Recent posts, here and elsewhere, have got me thinking about the use of the word 'gay' as a pejorative.
Nine-year-old Monkeyboy in DC brought a book home a few months ago called Gay-Neck: The Story of a Pigeon. It won the Newberry Medal for American Children's Literature in 1928.
He assured me that this wasn't the bad meaning of the word gay in the title, but rather that it meant the story's protagonist had a brightly colored neck.
Aha, thunk I, here's one of those "teachable moments" the early childhood education nabobs are always yammering about.
(Which reminds me, I need to post some time about another "teachable moment" --- the day he and I went to the new Udvar-Hazy Smithsonian Air and Space Museum Annex out near Dulles. I was all set to talk about space shuttles and Concordes and the Spirit of Saint Louis. The first thing I was called upon to explain was "What's that funny symbol on that fighter plane?" It was a swastika.)
I assured him I understood what the "gay" in "Gay-neck" meant and asked him what he meant about the "bad" meaning. He got uncomfortable. He knew it had something to do with sex, and with boys liking other boys, and with Michael Jackson, but he wasn't too sure on the specifics.
He knew for sure that it was an insult to call someone gay, and that gay was sort of an all-purpose word in elementary school circles that means gross or stupid or not cool enough or tough enough.
I started out by telling him that, in our family, it was not o.k. to use gay to mean something bad. I told him it was a word with a specific meaning, that it applied to perfectly normal people who loved each other the way mom and dad love each other, and that to use it to mean something bad was an insult to gay people.
I explained that some men and women fall in love with people of their own gender and that there was nothing wrong with that. I told him that not everyone agreed with us about this, but that gay people faced a lot of discrimination in society and it was part of our job to work against that, just like we marched in D.C. at the Million Mom March for gun control and against the war in Iraq. Just like when dad got arrested in front of the South African Embassy before he was born.
He's already learned about the Jewish concept of tikkun olam (repairing the world) and the Reform Jewish concept that tikkun olam requires us to be involved in social action.
I told him that he already knew and loved gay people and it would be mean to use this word as a way to call someone something bad.
His eyes had started to glaze over and I was pretty sure he was hearing that "wah-wah-wah" sound adults make in Peanuts cartoons.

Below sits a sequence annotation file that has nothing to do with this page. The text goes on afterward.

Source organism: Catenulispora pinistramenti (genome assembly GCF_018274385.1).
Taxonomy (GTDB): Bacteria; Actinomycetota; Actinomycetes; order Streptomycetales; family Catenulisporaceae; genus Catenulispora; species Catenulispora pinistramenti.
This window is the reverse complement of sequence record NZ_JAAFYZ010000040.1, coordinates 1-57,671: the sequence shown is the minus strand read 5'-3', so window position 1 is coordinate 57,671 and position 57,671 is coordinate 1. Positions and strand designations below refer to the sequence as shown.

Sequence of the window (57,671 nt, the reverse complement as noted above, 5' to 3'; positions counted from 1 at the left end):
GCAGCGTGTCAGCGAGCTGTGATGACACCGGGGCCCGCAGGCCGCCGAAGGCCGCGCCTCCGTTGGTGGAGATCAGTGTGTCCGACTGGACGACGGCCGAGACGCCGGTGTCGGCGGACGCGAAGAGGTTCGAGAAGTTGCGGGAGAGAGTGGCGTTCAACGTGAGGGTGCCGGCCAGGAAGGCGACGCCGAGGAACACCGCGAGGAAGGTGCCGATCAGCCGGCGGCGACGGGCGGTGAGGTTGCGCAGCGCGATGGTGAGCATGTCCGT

Until I got to the point where I told him he already knew and loved people who were gay. All of a sudden it was personal for him and he was riveted.
I asked him to think of relatives of the same gender who lived together. He was stumped for a minute. Then he remembered his learning disabled aunt who, well into middle age, still lives with his grandma. But he knew their relationship wasn't like mom and dad's.
Then the lightbulb went on.
His coolest uncle --- the one who's a veteranarian and has pets like snakes and iguanas, the one who was a navy pilot before he became a veternarian, the one who's even sillier than dad --- lives with his life partner who's just as cool, only in a more understated way. Monkeyboy is nuts about them, for good reason. They're great.
Monkeyboy had never had occasion to wonder about their relationship before. He knows some of my poker buddies who aren't married still have roommates, and until this moment, if he'd ever thought about Uncle L. and Uncle B., he'd probably figured they were the same.
Now he knew different. And, G-d bless him, he understood. I've never heard him use the word gay as a pejorative, and I don't think he does it when I'm not around either. And he's just the sort of kid who would call one of his friends on it too.
At Halloween, on the way to a friend's house for trick-or-treating, I cited the statistic to him about 5 kids dying every year in preventable Halloween collisions with cars. When his group of kids started running out into the street later, I heard my "5 kids die every year" lecture come out of his mouth word-for-word.
I may be putting him in line for some razzing, or worse, if he ever feels moved to criticize a peer's misuse of the word gay, but I've warned him that not everybody feels the way our family does, and that what I expect of him is that he not use the word that way. He need not take up all of my crusades at age 9.
Hell, by the time he's a teenager, I'll probably be playing Michael Gross to his Michael J. Fox in a twisted 2010's version of Family Ties.
I'm sure I'll be just as proud of him then, if a tad vexed.
In the meantime, all of us here in cyberspace are adults, more-or-less. Can we agree that it's not cool to call someone gay as an insult?